A lot of advisors seem to confuse their value proposition--and it hurts them in the long run.
For example? Recently, I wrote about a panel discussion in my newsletter, where it came out that an advisor was meeting with every one of his clients every quarter, to go over the investment performance of their portfolios. To him, his face-time was equal to his value.
Meanwhile, another advisor was hardly meeting with clients at all. She told her clients to call her if and when they needed to talk, and to let her know of any changes in their circumstances. Of course, she had to be more flexible than advisors who regularly schedule meetings; when a client calls, she has to be willing to push aside her work and spend time with the caller. But she estimated that she met with each client less than once a year, and typically had one or two lengthy phone conversations a year.
Both of these advisors were providing essentially the same (financial planning and portfolio management) services. Both had happy clients. But one was constantly scrambling to make and keep appointments, while the other had a reasonably relaxed practice. Later, it came out that, at the suggestion of the second advisor, the first advisor had gradually cut back on the number of scheduled meetings--and, if you add in preparation hours, saved more than a quarter of a year of time, which could be diverted to working with additional clients. And none of the existing clients left!
There are, of course, other examples of this. It seems like just about all the brokers I've ever talked with over the years believe their hard work and service would have zero value apart from the firm they work with. They believe their clients work with them only because they represent a multinational financial services organization that everybody has heard of. They talk about the enormous support that is available to them. But when you probe a little deeper, you discover that they rarely rely on these support people, or that when they do, the help they get is no better than what independent advisors get from local attorneys, CPAs or the independent BD home office.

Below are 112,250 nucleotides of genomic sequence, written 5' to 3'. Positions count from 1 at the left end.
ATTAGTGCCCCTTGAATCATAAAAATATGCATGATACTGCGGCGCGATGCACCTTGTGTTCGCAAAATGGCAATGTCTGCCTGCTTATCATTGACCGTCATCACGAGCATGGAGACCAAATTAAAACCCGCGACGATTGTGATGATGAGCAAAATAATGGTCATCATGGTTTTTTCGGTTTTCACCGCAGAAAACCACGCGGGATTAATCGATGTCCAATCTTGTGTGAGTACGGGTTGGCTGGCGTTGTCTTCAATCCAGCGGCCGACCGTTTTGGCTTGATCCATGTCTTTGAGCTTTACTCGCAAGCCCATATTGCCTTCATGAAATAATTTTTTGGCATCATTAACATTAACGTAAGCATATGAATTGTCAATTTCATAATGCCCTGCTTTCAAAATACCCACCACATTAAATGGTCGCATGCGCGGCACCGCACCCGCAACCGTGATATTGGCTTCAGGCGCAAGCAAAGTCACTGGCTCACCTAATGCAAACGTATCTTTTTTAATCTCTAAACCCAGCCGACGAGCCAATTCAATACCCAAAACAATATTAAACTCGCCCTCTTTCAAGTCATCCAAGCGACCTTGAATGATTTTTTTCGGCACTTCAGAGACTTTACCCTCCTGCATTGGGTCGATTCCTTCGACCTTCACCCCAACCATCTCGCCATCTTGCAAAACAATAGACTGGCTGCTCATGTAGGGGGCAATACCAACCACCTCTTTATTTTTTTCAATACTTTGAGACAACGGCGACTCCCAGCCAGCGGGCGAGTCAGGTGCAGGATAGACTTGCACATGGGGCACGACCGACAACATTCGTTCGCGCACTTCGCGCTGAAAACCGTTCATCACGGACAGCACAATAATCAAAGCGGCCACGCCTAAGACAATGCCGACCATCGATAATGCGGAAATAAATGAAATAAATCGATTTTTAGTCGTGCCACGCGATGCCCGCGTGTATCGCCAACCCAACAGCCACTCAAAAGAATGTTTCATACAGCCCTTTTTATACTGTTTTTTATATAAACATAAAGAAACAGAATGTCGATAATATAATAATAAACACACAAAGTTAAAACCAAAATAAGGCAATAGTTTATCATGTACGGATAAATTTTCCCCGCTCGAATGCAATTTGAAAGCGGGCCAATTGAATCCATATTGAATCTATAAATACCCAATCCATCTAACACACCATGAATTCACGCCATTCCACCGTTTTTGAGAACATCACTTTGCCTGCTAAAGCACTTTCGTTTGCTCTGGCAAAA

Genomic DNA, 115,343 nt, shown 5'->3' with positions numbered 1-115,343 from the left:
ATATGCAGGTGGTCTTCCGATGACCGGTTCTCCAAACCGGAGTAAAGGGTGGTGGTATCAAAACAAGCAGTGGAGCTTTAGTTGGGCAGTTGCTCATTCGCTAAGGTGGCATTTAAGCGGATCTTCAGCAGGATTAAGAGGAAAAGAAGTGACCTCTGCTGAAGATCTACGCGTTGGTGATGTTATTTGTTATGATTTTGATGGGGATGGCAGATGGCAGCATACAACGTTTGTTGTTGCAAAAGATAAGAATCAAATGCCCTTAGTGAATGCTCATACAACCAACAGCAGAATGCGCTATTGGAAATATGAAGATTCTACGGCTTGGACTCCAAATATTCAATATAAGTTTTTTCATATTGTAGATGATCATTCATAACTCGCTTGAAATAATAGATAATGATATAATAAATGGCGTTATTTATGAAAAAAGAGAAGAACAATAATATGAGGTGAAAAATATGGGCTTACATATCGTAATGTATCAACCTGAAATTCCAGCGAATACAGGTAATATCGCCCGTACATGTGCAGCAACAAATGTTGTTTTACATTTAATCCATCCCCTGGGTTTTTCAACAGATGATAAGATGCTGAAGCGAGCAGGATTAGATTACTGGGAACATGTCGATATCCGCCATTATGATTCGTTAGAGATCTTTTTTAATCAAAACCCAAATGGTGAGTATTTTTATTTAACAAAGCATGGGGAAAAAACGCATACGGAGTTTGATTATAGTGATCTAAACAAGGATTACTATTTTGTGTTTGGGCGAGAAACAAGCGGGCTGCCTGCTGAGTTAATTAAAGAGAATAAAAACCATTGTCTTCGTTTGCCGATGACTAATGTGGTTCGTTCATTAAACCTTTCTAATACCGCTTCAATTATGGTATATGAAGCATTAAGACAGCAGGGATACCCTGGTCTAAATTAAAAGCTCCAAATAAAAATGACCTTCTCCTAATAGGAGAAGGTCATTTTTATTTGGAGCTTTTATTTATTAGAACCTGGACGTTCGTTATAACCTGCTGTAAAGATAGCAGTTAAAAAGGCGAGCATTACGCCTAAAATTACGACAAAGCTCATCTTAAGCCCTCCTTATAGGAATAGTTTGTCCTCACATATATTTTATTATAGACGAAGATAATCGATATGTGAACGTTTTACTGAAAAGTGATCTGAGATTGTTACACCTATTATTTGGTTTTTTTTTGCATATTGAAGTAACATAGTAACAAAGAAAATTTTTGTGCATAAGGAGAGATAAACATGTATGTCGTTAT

I call these "hidden assumptions" about your value--and usually these assumptions are hidden from us, ourselves. If you're lucky enough to discover one of your limiting assumptions, and question it, the experience can be powerfully liberating for both you and your practice.
I suspect that these unseen limitations may be our most important obstacle to achieving success in this business. If you're reading this, can you think of another assumption that too many advisors are making, about their service, and help us compile a list?
In fact, I'll go first. I'll nominate the first thing to put on that list, which you can agree or disagree with: performance statements. Do you really, truly, have to send them out at the end of every quarter? (I happen to believe you don't.)
To enter this discussion, and offer your views, click below. I hope at least some of you will think that I'm completely off-base and will be courageous enough to say so; those are the comments I tend to learn the most from.
If you have suggestions about other topics that the profession ought to be exploring, or great ideas for a group discussion, please send me a message at: firstname.lastname@example.org.
For a lot more information on practice marketing, practice management, client services, investment paradigms and other important issues for financial planners, go to: http://www.bobveres.com.
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